Some application programs provide mechanisms for importing and exporting information from one application to another. Similarly, a well-known technique of cutting and pasting information from one application program into a temporary storage area and subsequently into a second application program is well-known in the art. These mechanisms provide a limited means for transferring information between two application programs; however, some level of manipulation or formatting capability is lost in the transferred information. For example, some word processing programs allow graphics images to be inserted into the text of a word processing document using a cut/paste or import function mechanism. Although the graphics image coexists with the text in the word processing document, some word processors do not allow the graphics image itself to be manipulated in the manner provided by the graphics application program in which the graphics image may have been created. Specifically, lines, polygons, or other graphics shapes can no longer be repositioned or resized once transferred to the word processing document. Similarly, in some word processors, a block of text transferred from a word processing document into a spreadsheet or database application program for example, loses its text formatting capabilities provided by the word processing application program in which the block of text was originally created. Thus, prior art systems have only a limited capability of integrating various types of information into a single environment.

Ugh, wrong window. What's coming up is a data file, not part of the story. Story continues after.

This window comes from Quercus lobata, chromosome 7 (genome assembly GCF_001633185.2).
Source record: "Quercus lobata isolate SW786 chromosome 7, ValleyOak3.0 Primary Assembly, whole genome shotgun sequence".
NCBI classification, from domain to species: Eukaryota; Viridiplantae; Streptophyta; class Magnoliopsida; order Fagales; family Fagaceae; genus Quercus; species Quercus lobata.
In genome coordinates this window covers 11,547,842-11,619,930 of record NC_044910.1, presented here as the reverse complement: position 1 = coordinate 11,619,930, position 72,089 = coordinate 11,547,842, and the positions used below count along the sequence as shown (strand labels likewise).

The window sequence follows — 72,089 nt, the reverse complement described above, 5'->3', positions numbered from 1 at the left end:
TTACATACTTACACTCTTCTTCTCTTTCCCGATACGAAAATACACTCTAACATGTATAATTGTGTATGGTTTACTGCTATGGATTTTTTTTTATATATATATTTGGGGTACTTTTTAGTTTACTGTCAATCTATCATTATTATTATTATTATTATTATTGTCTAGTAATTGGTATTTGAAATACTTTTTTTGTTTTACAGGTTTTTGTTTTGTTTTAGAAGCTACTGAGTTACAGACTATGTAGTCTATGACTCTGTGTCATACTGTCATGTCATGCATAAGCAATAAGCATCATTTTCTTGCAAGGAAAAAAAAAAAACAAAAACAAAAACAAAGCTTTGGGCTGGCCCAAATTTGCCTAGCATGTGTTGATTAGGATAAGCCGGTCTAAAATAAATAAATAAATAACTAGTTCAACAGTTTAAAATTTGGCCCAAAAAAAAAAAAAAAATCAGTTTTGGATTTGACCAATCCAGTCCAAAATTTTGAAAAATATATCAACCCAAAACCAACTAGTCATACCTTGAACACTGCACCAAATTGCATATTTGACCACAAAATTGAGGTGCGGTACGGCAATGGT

Some prior art programs display information in rectangular portions of a display screen called panes. Other programs support multiple views of various information in pre-defined locations of the display screen. These programs, however, explicitly manage different display screen locations in which information is displayed. No support is provided for displaying different data types nested in the same display location. These prior art systems cannot display any arbitrary data type in any arbitrary display screen location. Furthermore, other programs do not allow multiple views with different view scales in each view.